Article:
The images that the media chooses to push upon the public can lead to powerful effects in the imagination and memories of the viewers and readers. Whether in Laramie, Denver or Bloomington, reporters who fly into town for 48 hours to write a story often miss the essence of the situation. The facts may be right, but the picture is left incomplete. At best it leaves an image that is only slightly distorted, at worst the foundation of the community is damaged, forcing an already hurt community to dig deeper to fix its emotional scars.

The soul searching starts at home, and Laramie is about to be dragged through the muck again as jury selection starts for Aaron McKinney, the second of the men accused of murdering Shepard, this week. When you read the news stories over the next month, pause to remember that the citizens of Laramie were not responsible: McKinney and his friend Russell Henderson are the culprits.

The citizens of Laramie, like the citizens of Denver and Bloomington, are not to blame for their community’s notoriety; they are, however, working on the healing of their community.

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Pick up your own trash

Last Friday, I became an angry man about campus. Amazingly, I was not angry with any of my midterm exams, the papers I have to write or the readings I have to read. Instead, I was angry with one of my fellow students, who had intentionally littered the IU campus. At the time of my trek across campus, the Arboretum was in its typically beautiful state amid the falling rain, marred by nothing. Green grass and trees starting to bud accented the conversation I was having with my friend. Looking around the Arboretum, I noticed one of my fellow students coming across campus.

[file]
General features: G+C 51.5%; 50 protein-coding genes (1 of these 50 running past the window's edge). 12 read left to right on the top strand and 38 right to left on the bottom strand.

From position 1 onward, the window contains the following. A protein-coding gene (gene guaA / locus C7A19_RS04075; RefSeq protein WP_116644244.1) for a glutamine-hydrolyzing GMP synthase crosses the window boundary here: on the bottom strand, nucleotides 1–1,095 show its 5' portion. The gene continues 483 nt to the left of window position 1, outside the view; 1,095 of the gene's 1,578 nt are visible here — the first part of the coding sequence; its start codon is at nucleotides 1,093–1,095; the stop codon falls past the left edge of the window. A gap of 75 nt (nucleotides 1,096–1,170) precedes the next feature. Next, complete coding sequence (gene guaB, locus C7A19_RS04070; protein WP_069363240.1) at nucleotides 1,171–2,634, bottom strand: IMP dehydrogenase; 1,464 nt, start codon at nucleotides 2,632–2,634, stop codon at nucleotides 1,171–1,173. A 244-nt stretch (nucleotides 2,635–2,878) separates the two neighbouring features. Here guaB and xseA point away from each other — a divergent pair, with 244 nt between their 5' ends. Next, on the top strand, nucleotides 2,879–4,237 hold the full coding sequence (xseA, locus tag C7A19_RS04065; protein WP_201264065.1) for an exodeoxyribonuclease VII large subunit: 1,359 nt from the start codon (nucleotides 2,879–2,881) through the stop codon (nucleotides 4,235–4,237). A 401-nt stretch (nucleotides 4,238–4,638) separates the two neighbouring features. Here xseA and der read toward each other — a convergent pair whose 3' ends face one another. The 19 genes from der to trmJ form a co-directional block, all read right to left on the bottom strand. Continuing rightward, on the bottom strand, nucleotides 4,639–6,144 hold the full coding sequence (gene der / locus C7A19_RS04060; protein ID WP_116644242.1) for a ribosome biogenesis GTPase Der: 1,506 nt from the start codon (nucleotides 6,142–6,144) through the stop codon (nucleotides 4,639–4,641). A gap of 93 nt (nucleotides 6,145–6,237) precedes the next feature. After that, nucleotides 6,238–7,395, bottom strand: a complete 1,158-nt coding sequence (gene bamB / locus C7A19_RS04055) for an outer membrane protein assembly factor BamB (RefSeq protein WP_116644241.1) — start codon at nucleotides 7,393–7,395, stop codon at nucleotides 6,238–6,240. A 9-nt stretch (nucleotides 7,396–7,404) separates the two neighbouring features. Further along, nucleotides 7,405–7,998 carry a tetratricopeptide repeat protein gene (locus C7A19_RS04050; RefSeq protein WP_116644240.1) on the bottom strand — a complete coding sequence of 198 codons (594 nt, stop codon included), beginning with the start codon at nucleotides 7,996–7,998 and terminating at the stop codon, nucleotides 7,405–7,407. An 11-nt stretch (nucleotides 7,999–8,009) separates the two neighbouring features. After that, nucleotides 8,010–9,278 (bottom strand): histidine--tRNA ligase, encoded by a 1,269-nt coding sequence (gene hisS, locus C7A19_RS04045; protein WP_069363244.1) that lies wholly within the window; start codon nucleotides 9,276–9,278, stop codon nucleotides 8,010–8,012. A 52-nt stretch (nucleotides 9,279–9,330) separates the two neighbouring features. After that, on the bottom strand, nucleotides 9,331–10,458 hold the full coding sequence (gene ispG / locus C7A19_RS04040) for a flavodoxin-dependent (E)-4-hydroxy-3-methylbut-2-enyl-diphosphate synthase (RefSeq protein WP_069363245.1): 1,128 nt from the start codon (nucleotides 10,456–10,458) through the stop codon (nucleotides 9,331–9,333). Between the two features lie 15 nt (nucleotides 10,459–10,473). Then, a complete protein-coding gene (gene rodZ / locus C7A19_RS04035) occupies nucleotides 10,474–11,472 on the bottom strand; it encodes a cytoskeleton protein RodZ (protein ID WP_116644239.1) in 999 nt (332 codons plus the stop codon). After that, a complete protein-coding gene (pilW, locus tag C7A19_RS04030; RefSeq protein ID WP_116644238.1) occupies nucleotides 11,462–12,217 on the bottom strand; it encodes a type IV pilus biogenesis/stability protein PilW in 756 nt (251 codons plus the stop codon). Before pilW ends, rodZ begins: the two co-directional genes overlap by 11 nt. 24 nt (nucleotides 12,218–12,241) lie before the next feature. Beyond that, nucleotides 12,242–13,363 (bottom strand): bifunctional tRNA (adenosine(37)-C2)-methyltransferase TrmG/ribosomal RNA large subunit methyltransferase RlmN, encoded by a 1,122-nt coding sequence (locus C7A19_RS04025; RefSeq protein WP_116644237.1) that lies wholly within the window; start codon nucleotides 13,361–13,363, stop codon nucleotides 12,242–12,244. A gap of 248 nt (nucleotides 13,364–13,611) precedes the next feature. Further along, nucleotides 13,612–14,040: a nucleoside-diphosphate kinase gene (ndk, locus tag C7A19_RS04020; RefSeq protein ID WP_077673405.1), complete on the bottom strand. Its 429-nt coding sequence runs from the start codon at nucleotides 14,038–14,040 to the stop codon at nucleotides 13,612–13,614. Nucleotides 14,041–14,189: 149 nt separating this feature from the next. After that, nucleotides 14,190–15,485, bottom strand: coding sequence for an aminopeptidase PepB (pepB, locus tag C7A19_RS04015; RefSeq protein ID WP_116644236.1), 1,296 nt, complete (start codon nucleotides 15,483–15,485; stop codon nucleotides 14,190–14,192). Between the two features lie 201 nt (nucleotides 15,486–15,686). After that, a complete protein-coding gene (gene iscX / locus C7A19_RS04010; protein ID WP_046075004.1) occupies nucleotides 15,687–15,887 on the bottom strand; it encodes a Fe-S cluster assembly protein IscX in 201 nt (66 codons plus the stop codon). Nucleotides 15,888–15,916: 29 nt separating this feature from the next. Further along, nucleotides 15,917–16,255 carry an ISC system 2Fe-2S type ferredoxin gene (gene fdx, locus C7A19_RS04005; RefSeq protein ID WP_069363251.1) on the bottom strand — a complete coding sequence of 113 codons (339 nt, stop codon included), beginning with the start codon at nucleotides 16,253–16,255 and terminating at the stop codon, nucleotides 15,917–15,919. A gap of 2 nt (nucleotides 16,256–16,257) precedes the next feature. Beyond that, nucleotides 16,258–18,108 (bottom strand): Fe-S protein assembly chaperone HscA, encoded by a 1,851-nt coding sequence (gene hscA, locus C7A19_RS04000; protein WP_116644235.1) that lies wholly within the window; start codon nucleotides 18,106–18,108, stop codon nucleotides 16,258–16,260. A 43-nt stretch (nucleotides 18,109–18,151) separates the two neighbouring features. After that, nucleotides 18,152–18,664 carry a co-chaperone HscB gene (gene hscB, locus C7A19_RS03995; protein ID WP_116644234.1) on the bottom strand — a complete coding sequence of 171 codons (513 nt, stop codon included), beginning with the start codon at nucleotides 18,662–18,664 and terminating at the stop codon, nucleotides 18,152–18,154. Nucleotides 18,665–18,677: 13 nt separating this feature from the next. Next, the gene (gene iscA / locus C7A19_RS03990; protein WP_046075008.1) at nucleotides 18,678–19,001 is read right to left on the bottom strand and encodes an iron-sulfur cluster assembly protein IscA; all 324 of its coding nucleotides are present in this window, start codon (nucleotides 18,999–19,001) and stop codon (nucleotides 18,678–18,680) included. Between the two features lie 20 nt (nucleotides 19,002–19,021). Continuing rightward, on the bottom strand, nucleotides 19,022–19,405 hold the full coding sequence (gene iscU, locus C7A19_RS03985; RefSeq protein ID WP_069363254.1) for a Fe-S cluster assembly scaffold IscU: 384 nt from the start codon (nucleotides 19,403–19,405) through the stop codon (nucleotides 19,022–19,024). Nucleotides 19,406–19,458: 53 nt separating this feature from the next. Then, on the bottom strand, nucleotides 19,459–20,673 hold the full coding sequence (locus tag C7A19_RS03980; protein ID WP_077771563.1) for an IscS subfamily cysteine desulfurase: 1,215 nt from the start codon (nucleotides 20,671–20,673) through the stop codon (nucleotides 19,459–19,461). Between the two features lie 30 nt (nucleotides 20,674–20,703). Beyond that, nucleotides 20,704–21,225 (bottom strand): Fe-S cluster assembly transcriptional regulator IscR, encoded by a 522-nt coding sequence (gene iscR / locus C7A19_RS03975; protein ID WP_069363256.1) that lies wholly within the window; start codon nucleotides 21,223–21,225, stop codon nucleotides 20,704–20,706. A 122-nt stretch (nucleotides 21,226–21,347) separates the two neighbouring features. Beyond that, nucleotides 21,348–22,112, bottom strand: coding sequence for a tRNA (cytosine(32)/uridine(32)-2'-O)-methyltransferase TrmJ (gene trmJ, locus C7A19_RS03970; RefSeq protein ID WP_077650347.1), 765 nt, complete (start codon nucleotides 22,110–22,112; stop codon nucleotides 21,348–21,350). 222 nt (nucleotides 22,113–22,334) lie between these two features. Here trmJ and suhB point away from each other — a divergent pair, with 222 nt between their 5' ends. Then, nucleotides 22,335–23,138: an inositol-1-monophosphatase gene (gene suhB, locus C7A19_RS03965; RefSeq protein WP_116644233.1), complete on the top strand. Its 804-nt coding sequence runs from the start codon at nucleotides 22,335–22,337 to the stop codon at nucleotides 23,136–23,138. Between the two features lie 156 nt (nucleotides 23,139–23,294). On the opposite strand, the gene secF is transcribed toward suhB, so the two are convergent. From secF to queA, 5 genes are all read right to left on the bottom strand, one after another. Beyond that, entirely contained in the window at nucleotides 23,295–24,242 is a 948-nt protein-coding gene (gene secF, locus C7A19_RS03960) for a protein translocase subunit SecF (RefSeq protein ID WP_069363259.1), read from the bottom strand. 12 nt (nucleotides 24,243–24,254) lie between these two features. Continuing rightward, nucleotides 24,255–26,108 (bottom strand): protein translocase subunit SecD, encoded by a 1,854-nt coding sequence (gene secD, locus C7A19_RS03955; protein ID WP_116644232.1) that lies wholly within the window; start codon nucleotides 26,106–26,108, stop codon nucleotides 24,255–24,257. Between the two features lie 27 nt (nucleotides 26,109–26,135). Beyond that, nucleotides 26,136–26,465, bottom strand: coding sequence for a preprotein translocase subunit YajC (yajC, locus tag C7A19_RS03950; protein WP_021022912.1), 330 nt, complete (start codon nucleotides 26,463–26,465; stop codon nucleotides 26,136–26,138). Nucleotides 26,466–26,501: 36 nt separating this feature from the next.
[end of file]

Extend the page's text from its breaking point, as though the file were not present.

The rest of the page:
I kept talking to my friend, giving no thought to the young man walking toward me. He had been drinking from one of those bright red Coca-Cola cups and decided he was finished. Instead of depositing the cup at the next available garbage can, he set it on top of one of those posts by the side of the walkway. Now the unsightly and unnatural bright red cup marred the view. I was annoyed enough that I actually stopped the young man and made him pick up his trash.

I also gave him a short lecture on the inappropriateness of his actions by pointing out that there were a lot of trash cans around the campus. He seemed unmoved and I suspect he threw it down on the ground once he was out of my sight. Why was I annoyed with him so much? Because this student made an active choice to litter the grounds of IU and mar an otherwise beautiful campus. In short, his actions were intentional, deliberate and destructive.

I admit that, a couple of times, I have littered around Bloomington. The most recent case was when I reached into my mailbox and took out a stack of fliers. One of them got out of my hands just as a gust of wind swept by. The flier blew down the street and I chased after it but lost the race. It was neither intentional nor deliberate. It was destructive.

I did penance for my accidental littering by being extra conscious for the week after the accident. I picked up litter at every opportunity. In fact, the very next day, I picked up two fliers at rest beneath my mailbox. Clearly I don’t like it when I unintentionally litter, but people who intentionally litter really make me mad. This guy had a choice facing him when he finished his soda. He could either take the otherwise empty container to a trash can or leave it for somebody else to pick up. He chose the latter and sullied the view of the arboretum.